The New York Times reports that a team of Hewlett-Packard scientists have designed an electrical resistor with memory properties called "memristor." The technology is simpler than existing transistors, and do not require a constant electrical current to retain information. Originally revealed in the science journal Nature Wednesday, the team believes that its new memory technology will lead to powerful yet extremely small computers that imitate biological functions.
The article covers different applications of memristor including to possibility of creating dense memory chips that use less power than DRAM memory chips of today. But the big bonus prize is that HP's technology can store and retrieve values outside the standard 1's and 0's--a vast array of intermediate values as the NYT claims--allowing the resistors to function like biological synapses.
With that said, this could be a breakthrough for artificial intelligence development, leading to a possible understanding of speech or actual machine "vision." R. Stanley Williams, director of the quantum science research group at H.P., believes that the memristor technology should become commercialized rather quick. "This is on a fast track," he said.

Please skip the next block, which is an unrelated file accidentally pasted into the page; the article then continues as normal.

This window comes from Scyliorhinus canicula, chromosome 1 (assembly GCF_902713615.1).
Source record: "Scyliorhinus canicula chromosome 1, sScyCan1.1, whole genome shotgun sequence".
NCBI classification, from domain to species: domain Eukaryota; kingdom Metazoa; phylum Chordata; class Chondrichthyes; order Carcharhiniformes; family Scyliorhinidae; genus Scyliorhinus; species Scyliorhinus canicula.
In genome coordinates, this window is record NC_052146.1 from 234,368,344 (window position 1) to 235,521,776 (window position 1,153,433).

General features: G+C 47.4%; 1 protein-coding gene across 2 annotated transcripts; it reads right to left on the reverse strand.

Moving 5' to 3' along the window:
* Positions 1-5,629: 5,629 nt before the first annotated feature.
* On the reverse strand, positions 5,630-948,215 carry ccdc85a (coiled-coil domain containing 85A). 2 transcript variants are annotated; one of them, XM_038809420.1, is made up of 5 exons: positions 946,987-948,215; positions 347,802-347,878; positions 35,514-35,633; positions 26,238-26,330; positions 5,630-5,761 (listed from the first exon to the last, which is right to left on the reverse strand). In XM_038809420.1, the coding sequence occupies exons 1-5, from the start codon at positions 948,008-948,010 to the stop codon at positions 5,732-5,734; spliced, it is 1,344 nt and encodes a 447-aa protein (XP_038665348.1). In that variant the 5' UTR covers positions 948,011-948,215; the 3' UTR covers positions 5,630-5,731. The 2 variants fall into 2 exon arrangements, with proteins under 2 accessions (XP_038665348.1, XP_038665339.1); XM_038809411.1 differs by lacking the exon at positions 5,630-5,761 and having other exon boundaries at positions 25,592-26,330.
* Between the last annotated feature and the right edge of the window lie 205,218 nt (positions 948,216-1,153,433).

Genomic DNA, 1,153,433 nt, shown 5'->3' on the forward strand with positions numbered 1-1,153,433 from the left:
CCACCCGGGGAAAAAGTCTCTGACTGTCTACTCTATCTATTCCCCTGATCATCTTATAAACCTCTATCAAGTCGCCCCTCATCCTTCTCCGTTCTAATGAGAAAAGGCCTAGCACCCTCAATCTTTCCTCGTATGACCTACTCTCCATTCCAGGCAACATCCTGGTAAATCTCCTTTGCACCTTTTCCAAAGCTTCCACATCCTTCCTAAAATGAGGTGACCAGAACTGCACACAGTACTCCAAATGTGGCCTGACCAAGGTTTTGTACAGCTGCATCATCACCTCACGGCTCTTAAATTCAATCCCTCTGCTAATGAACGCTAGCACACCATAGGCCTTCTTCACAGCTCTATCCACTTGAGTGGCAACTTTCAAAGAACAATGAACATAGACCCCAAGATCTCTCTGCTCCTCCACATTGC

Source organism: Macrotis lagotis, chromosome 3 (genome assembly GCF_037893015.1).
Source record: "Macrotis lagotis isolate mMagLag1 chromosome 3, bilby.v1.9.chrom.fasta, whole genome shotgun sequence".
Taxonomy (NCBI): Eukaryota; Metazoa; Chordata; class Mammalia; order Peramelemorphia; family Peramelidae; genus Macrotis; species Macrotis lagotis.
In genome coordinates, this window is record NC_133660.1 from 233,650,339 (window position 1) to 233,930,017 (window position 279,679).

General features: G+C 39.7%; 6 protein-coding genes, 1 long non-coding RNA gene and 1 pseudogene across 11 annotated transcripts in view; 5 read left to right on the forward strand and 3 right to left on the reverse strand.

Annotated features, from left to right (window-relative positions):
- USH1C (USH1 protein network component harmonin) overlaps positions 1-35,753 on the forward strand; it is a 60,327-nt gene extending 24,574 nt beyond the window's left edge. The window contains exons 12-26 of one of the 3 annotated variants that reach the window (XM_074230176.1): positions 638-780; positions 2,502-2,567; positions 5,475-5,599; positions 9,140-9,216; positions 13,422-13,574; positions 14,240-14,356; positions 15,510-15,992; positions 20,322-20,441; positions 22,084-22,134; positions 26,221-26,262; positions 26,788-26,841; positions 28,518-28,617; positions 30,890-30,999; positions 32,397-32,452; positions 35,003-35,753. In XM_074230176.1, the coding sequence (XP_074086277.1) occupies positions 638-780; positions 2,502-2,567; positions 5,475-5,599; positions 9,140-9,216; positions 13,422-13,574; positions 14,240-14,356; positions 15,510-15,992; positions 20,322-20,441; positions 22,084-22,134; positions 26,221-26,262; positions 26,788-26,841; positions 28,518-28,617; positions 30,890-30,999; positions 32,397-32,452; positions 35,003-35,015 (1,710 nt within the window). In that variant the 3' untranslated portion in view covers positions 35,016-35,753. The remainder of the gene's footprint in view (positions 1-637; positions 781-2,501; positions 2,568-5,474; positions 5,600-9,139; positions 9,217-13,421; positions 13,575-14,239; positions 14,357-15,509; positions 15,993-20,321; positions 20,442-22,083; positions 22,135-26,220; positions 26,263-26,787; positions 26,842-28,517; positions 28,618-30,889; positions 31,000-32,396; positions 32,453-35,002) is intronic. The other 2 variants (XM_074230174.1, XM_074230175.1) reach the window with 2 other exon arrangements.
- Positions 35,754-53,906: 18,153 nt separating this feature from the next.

The group stumbled upon the new technology while looking for a new class of organic molecules to serve as nano-sized switches. The research, spanning decades, would eventually lead to switches the size of a single molecule, and take the place of electronic circuits made with photolithographic techniques. However the researchers instead found memory properties in thin spots of titanium dioxide, thus leading them to the current memristor technology today.
“I can see all kinds of new technologies and I’m thrilled,” Williams said. For the full article, head over to the New York Times here.